Scotland's P1 and P2 pupils are among those hardest hit by school closures which have damaged progress in reading and writing, according to a national equity audit on the effects of lockdown.

Children moving from primary to high school are also very likely to experience a negative impact on their development, research suggests.

The audit, ordered by Scottish ministers to assess the fallout from the first period of remote learning, found that, for some secondary-aged young people, it became normal to sleep all day and not engage until the evening, if at all.

Information was gathered from 54 schools across all 32 local authorities in November last year.

Addressing the issue of attainment, the audit report said: “Most school staff stated that the negative impact of the closure of school buildings was most evident in younger children with the progress of children in P1 and P2 being most notably affected.

“The majority of parents, staff and partner agencies said that children who moved from nursery to primary school or from primary school to secondary school were most likely to be adversely affected by the period of remote learning.”

It added: “A few headteachers indicated that remote learning had been detrimental to language development, particularly for younger children.

“Teachers highlighted the challenge of replicating routines and teaching approaches online, such as the structured repetition required for early level reading and writing.”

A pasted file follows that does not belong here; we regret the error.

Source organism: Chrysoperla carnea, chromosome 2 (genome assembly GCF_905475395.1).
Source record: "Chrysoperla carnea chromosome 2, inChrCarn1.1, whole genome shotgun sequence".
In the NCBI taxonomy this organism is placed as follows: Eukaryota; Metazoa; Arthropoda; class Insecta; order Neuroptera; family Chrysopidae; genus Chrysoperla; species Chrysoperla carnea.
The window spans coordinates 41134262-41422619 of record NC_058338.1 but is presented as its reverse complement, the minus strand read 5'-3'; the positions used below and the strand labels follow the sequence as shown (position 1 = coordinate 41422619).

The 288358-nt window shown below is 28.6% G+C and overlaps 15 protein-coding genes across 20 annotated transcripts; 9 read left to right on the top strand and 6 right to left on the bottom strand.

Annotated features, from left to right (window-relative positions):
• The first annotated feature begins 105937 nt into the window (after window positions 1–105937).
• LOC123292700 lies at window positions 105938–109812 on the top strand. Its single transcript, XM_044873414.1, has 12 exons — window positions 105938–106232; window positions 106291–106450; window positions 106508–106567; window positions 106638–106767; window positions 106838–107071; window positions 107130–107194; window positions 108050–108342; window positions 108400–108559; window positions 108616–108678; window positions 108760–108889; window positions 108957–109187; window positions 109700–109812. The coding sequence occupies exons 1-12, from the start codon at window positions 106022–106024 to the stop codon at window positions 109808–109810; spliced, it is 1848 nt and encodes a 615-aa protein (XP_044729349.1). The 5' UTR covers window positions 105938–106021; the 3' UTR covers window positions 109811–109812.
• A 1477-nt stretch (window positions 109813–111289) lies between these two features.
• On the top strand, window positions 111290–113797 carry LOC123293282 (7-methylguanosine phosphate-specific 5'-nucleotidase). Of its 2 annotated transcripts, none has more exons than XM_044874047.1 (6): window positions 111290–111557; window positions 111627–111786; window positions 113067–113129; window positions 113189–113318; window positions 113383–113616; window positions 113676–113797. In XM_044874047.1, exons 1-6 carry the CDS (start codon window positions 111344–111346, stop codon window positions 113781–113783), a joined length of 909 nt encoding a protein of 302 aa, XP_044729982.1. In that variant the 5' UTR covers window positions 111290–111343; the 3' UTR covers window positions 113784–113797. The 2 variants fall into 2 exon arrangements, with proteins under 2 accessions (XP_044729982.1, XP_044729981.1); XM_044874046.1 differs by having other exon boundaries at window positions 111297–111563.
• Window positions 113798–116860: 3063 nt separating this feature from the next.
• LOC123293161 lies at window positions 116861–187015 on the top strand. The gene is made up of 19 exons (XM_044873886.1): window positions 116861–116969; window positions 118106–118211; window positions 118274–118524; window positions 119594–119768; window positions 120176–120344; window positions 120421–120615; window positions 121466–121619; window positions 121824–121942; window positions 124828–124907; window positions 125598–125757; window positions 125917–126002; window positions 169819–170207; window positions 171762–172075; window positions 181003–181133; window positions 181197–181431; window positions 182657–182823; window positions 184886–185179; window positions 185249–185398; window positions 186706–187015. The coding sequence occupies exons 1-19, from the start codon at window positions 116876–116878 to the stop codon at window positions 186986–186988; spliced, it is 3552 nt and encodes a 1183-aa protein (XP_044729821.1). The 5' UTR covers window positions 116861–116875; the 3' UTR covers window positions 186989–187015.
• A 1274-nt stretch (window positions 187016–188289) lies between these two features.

HeraldScotland: Some secondary-aged pupils did not engage until the evening, it was found. Some secondary-aged pupils did not engage until the evening, it was found.

Higher numbers of children and young people from socio-economically disadvantaged backgrounds showed regression in core literacy and numeracy skills when schools re-opened, the audit report said.

Its findings were published on the day Education Secretary John Swinney unveiled a £45 million funding package aimed at boosting Scotland’s remote learning offer.

Councils may use the funding – sufficient to fund 2,000 additional teachers - for purposes including staff recruitment, the purchase of digital devices or to provide extra family support.

Remote learning will also be subject to checks by HM inspectors.

It comes amid growing fears over whether the alternative assessment model announced after school exams were cancelled can be delivered now that classrooms are closed until at least February 1.

Jamie Greene, Scottish Conservative Shadow Education Secretary, said: “While this commitment... to fund more teachers is welcome, it is yet another example of John Swinney finally doing the right thing at the last minute.”

He added: “A phased return for more pupils to return to classroom learning would be welcome and if that is to be the case, the SNP Government need to provide the clearest possible guidance to teachers and parents.”